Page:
Breech baby - possible causes, options and choices

My baby is breech
 - what does that mean and what are my options?
This blog was inspired by a recent conversation with a mum who had been told her baby was breech at 32 weeks, she felt tearful and anxious after her consultation and this is not a good place for a mum to be in. After we spoke she felt better and more confident, so I thought it important to share some of the things that we discussed.

I wanted to shine some light on the topic to help mums further understand what breech is, why it may occur, that it is normal (yes, unusual but still normal) and that it doesn’t automatically mean your options for birth are limited. This blog is by far not exhaustive of the topic and I have added some pointers for further information and guidance at the end.

There are many positions a baby might adopt naturally within the uterine cavity, while some are more unusual it is good to remember there is no such thing as a ‘wrong’ position - all positions are natural and normal.

It annoys and saddens me, how some mothers come away from their 32 / 34 week appointment feeling worried, even scared and in tears as they were told baby is in the ‘wrong’ position. All this does is to create tension in her body and mind. Causing worry, stress and tension to mum is probably the single most unhelpful thing to do if you want to encourage a baby to turn! Further information from the midwife or obstetrician, guidance on what it means, what her options are – all this would be infinitely more helpful.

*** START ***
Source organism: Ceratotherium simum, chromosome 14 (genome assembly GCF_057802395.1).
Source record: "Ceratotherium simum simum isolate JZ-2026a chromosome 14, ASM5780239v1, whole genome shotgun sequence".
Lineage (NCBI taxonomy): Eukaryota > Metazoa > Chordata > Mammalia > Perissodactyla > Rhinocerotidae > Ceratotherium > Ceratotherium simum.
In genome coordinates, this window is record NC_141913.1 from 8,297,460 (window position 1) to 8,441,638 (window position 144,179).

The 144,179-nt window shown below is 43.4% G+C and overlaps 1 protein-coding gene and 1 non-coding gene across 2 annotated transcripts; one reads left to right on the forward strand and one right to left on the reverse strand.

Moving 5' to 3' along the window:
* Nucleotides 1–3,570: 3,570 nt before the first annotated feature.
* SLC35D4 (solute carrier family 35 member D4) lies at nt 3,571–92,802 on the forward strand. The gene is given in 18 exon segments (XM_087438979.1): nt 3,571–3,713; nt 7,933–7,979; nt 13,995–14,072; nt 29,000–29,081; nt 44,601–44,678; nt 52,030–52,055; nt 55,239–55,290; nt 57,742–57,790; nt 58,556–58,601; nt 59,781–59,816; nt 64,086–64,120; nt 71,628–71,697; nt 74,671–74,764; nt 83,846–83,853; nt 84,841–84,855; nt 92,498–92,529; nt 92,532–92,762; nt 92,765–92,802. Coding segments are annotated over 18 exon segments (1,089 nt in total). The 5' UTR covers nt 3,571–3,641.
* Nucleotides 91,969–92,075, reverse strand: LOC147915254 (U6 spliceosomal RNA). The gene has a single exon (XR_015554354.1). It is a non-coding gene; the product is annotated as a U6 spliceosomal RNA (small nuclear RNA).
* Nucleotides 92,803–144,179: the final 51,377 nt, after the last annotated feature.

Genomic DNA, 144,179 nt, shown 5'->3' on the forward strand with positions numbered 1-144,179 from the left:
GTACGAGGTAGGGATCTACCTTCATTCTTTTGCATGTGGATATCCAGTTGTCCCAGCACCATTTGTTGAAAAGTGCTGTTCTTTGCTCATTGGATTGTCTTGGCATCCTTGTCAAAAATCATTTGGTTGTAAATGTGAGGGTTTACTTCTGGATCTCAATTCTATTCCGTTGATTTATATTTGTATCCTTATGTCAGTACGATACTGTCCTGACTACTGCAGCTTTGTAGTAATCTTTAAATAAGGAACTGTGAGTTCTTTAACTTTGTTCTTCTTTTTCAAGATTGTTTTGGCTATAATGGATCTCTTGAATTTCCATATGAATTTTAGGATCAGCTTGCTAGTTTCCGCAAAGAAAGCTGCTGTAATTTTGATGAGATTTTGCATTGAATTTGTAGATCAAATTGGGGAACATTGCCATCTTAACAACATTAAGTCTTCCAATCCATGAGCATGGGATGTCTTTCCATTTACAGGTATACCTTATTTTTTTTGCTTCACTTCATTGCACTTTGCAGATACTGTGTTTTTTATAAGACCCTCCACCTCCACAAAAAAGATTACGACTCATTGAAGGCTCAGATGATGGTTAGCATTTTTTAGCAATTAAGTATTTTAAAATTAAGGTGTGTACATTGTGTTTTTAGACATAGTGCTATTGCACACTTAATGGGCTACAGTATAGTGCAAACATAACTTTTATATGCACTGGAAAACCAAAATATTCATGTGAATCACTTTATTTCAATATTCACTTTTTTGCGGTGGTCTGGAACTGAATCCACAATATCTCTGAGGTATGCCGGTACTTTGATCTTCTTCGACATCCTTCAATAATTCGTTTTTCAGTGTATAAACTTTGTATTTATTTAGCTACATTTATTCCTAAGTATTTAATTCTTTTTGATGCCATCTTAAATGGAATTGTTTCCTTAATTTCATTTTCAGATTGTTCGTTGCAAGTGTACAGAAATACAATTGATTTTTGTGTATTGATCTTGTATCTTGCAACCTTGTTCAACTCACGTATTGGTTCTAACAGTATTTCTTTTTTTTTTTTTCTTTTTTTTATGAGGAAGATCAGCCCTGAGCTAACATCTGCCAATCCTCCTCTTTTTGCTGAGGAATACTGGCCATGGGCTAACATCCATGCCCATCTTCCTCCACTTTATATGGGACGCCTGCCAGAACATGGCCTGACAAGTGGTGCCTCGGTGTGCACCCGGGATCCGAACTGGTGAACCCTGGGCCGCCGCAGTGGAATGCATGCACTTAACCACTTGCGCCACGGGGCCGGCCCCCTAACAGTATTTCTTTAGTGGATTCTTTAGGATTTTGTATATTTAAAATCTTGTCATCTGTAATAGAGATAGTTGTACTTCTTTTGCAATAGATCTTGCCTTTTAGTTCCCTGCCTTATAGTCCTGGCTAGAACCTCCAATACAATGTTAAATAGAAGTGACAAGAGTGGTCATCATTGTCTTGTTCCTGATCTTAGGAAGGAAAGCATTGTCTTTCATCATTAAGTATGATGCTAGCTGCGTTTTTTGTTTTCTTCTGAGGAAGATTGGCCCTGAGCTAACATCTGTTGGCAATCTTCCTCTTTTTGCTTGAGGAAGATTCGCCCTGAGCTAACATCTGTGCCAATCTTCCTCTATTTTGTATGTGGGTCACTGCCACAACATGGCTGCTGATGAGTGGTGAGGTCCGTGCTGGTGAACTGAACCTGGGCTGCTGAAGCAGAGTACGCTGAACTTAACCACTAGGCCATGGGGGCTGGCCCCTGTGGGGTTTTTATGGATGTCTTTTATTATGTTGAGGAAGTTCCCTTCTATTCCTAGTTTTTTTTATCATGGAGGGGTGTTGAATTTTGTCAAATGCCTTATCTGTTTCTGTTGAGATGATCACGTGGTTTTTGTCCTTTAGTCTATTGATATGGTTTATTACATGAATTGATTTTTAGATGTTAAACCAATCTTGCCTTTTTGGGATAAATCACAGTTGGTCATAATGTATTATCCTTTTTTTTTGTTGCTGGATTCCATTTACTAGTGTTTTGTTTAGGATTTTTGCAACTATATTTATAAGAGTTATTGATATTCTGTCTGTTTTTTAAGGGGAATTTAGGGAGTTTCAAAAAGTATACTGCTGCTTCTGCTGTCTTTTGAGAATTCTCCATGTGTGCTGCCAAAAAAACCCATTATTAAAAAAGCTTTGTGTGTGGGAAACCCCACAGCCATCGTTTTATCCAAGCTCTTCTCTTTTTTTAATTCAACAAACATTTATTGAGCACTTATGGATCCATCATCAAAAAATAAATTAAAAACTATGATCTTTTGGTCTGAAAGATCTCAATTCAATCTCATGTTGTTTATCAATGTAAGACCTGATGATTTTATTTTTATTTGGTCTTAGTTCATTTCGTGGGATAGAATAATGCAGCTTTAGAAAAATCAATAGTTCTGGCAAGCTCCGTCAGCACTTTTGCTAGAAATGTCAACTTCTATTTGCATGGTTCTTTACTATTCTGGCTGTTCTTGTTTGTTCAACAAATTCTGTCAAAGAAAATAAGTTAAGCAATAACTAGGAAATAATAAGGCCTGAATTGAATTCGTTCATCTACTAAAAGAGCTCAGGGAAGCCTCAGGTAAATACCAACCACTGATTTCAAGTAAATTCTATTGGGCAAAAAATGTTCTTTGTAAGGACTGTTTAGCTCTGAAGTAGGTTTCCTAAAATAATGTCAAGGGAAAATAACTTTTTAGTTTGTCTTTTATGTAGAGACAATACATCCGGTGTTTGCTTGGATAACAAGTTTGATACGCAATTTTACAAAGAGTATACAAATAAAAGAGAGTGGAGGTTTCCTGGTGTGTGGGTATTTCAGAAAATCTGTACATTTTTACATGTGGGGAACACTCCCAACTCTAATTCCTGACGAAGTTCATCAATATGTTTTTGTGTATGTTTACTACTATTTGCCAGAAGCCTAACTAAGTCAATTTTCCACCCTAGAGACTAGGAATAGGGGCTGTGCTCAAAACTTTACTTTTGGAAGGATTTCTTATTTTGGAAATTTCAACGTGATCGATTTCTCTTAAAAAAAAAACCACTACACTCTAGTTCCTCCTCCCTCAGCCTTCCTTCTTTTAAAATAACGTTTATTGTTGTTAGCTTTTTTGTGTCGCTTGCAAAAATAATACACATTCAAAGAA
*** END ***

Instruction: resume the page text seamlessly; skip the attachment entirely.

We talk a lot about how stress can negatively affect labour and why this is the case on my hypnobirthing courses, but this would take us too far off topic for now.
For more information on Hypnobirthing go to

Breech presentation – what is this?

A small percentage of babies (3-4%) has always been born bottom or feet first and until the 1960s / 1970s a breech presentation, while considered more unusual, was still seen as normal in the UK and many were born at home with a midwife in attendance. It is interesting to note that a breech presentation was not seen as criteria for a hospital birth or a transfer from home to hospital for birth, let alone a C-section.